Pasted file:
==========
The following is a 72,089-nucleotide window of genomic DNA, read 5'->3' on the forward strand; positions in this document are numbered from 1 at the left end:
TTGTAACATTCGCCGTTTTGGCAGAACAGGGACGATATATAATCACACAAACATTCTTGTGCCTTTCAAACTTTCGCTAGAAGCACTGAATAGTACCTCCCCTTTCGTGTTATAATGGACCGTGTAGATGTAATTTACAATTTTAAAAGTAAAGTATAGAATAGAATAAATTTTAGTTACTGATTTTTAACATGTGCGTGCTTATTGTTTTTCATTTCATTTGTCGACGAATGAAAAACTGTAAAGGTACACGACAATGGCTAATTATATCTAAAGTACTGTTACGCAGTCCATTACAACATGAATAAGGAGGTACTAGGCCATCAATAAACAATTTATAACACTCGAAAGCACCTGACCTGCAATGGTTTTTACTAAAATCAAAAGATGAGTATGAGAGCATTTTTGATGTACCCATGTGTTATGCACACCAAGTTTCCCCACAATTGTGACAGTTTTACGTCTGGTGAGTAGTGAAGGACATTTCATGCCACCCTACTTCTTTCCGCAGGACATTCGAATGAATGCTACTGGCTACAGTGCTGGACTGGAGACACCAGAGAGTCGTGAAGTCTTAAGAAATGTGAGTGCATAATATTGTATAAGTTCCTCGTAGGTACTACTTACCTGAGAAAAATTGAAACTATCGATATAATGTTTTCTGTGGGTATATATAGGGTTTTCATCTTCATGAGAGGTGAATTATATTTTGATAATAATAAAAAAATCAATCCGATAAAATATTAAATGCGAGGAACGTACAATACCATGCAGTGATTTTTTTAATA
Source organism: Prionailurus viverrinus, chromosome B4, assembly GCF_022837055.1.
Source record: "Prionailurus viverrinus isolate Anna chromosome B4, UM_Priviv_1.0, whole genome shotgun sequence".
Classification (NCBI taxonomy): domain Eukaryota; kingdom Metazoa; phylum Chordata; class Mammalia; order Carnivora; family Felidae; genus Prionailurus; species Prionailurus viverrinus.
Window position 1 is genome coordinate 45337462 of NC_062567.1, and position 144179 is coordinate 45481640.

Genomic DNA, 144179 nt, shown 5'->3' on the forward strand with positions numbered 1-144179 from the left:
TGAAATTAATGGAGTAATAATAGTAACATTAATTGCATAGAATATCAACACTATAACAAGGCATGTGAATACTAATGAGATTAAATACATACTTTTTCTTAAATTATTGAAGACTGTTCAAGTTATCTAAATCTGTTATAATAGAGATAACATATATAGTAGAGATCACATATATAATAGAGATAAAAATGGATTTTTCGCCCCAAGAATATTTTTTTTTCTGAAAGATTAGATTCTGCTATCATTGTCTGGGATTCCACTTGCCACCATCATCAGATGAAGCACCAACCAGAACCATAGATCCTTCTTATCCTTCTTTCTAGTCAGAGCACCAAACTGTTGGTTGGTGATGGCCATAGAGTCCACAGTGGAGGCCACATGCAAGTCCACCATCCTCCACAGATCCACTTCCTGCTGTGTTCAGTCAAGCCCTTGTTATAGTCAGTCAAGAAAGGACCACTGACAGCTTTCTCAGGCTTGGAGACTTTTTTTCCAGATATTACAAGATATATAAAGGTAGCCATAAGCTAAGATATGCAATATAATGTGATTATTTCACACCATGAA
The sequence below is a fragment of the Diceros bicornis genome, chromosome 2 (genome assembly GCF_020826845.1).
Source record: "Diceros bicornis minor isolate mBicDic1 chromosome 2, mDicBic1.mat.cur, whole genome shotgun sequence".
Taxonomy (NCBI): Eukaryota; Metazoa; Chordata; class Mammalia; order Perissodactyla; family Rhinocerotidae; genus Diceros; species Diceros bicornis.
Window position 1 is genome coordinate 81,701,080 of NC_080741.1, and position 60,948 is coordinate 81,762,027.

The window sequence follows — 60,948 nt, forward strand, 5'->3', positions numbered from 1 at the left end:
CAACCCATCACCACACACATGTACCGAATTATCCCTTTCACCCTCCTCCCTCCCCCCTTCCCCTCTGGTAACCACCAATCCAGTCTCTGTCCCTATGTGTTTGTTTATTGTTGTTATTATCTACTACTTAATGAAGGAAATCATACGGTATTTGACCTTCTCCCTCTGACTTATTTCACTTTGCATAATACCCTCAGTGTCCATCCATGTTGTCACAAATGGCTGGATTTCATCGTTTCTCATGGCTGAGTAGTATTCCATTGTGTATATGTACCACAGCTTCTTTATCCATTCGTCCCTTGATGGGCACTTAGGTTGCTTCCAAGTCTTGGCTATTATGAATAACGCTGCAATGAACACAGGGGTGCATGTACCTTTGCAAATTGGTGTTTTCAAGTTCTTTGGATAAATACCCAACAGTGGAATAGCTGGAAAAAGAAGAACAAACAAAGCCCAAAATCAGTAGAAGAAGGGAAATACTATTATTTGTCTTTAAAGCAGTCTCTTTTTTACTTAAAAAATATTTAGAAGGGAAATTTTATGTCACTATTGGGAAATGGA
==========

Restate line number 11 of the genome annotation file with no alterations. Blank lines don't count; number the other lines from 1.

Taxonomy (NCBI): Eukaryota; Metazoa; Chordata; class Mammalia; order Perissodactyla; family Rhinocerotidae; genus Diceros; species Diceros bicornis.